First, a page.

The other night I was reminded of the glaring differences between our family and families not affected by trauma.
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There are many things “regular” (what is regular anymore anyway?) folks joke about and/or just throw out in conversation that no one thinks twice about. Unless you are my family. Maybe I am hypersensitive to certain topics. Maybe I can overreact. But this is where we are for now.
Take the game of cops and robbers. The old-school game of pretend where the “good” kids-the cops protect citizens from the “bad” kids-the robbers. Now imagine it on steroids. Where gang members are involved, along with the robbers. Your kids found chains somewhere and have their sibling’s hands bound in those said chains. No more cops and robbers. Then we have hide and seek. Again a simple innocent child’s game. When things look a bit suspicious you start checking things out and see signs that are more fitting for a horror story than a child’s game posted all over your yard. No more hide and seek. Lots of teaching going on here. You get pulled over for going a bit too fast and the child with you has a look of complete fear on his face. The police officer has to calm your child and let him know he is not taking you to jail. Simply, Mom was driving a bit too fast. Raise kids whose birth parents were in and out of jail so many times that it’s just a way of life. Going to jail is such a huge topic of discussion to our younger kids. It’s like it’s no big deal. You get caught, go to jail and get out. No biggie. Let’s rethink this okay?
Joking about race…really SO many of us do it. Let’s be honest. Yet, when one of your children is drawn to parts of their culture that aren’t the greatest, one tries to steer that child down a safer road. Not everything about each of our cultures needs to be embraced.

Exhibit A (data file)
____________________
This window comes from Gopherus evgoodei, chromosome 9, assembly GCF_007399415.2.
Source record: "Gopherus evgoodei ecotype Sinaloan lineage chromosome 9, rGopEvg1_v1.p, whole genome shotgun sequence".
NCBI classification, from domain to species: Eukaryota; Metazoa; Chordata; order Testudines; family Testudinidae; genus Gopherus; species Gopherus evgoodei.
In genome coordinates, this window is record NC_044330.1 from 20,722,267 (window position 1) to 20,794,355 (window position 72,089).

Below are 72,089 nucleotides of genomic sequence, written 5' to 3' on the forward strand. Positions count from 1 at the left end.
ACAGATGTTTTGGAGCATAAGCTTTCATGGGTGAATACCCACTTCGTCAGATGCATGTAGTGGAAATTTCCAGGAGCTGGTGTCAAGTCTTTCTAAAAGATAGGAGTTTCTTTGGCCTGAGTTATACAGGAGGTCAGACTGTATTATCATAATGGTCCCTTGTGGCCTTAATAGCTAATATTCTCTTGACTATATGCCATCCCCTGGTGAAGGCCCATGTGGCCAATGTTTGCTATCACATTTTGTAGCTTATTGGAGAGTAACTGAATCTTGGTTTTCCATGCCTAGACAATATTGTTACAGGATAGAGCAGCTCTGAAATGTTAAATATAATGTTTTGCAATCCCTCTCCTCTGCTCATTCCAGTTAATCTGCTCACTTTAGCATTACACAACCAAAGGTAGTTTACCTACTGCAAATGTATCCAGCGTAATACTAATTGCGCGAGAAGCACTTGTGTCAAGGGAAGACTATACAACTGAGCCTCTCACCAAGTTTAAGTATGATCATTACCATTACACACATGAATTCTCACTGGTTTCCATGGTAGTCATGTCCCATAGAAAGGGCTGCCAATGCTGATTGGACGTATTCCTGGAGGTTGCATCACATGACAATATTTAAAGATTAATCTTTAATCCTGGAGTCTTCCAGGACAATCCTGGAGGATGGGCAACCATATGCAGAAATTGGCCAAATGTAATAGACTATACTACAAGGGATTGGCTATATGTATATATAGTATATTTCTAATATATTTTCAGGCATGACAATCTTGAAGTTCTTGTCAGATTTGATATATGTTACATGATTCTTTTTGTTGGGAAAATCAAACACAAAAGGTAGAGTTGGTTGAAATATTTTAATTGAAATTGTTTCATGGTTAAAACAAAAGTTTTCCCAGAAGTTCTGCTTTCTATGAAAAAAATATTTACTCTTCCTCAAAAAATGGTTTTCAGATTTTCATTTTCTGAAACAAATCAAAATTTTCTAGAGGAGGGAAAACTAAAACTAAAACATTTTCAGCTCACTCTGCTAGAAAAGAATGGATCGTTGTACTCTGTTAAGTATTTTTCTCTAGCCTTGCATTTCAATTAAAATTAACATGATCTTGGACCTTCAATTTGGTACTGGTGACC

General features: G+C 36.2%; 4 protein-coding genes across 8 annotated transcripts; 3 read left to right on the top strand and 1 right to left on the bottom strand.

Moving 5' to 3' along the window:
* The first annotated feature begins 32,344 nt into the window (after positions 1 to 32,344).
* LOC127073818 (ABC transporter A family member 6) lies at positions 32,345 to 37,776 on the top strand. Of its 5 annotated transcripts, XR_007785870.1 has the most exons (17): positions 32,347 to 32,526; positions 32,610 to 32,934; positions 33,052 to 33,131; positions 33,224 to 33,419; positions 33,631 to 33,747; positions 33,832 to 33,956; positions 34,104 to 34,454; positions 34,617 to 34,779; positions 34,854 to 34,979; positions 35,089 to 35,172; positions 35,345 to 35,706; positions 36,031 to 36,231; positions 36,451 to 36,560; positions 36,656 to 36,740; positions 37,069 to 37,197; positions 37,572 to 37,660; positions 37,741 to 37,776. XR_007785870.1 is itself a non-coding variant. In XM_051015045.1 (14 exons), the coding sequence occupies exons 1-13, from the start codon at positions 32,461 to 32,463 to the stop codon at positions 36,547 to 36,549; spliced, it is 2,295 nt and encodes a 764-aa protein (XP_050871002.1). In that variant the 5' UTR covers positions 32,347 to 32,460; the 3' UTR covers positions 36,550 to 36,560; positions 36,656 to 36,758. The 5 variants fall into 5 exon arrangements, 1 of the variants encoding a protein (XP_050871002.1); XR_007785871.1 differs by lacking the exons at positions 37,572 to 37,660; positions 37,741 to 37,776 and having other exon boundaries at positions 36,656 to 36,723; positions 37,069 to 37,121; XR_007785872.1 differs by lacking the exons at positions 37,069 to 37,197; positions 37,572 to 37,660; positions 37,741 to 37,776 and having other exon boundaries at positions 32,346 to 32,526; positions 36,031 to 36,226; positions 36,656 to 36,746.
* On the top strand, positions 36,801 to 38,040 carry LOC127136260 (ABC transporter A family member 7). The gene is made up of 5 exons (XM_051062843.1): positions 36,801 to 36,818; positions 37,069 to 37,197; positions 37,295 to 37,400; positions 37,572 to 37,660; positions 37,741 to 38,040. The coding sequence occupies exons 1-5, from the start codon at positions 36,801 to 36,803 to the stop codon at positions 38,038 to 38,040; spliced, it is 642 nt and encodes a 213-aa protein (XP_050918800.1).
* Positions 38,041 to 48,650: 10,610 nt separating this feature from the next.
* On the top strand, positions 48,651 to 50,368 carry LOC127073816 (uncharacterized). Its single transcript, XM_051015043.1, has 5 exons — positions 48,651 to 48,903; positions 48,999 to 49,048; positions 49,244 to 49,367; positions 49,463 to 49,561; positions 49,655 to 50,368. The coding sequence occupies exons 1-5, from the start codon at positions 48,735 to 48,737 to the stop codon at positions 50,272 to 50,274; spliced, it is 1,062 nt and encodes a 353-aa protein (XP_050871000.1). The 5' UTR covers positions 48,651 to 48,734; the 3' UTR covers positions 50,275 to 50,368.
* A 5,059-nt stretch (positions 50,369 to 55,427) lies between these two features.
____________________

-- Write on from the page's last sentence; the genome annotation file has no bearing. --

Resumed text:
Make a joking comment to two of my kids about food and eating and they simply cannot brush it off and enjoy a laugh with you. Going without food and eating rotten food for so long make certain things much less funny. Comedians-need not apply.
Now I am not one of those people who is offended by every little thing everyone says or does but when you have a child with special needs certain words become hurtful. When your child is a different race than you, you become more aware of your own probable racism and of those around you. When your child has been through certain types of trauma and you are living out the effects of that you become more protective of what your child hears and sees.
For the most part, when those around us are made aware that certain words or topics affect us and our children differently they are more than willing to change and are apologetic about it. For that, I am grateful and have been fortunate. Sometimes it just takes a few moments to explain why those things are not appropriate to help someone see things differently and make our world better. Sticks and stones do break bones, but contrary to the old child’s saying, words do hurt, sometimes pretty bad.